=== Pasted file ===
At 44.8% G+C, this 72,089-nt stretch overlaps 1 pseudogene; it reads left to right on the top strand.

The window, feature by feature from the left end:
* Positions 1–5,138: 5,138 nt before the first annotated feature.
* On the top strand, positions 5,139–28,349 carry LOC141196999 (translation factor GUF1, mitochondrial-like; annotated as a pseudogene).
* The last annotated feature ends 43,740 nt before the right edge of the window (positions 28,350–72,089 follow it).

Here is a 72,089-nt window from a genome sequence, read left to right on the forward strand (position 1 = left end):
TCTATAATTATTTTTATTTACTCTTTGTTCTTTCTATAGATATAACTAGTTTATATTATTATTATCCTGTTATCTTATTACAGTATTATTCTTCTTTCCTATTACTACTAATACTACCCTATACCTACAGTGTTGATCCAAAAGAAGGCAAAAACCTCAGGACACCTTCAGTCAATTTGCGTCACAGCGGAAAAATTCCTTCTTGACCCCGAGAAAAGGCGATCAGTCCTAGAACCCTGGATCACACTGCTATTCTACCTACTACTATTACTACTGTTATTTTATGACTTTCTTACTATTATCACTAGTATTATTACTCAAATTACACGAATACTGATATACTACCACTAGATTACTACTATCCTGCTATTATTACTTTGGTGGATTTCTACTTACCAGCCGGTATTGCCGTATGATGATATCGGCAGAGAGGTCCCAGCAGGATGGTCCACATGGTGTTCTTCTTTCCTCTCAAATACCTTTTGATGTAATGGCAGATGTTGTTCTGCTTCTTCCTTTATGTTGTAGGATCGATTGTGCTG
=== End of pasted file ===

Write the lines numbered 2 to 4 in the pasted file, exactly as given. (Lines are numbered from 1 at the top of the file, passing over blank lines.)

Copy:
The window, feature by feature from the left end:
* Positions 1–5,138: 5,138 nt before the first annotated feature.
* On the top strand, positions 5,139–28,349 carry LOC141196999 (translation factor GUF1, mitochondrial-like; annotated as a pseudogene).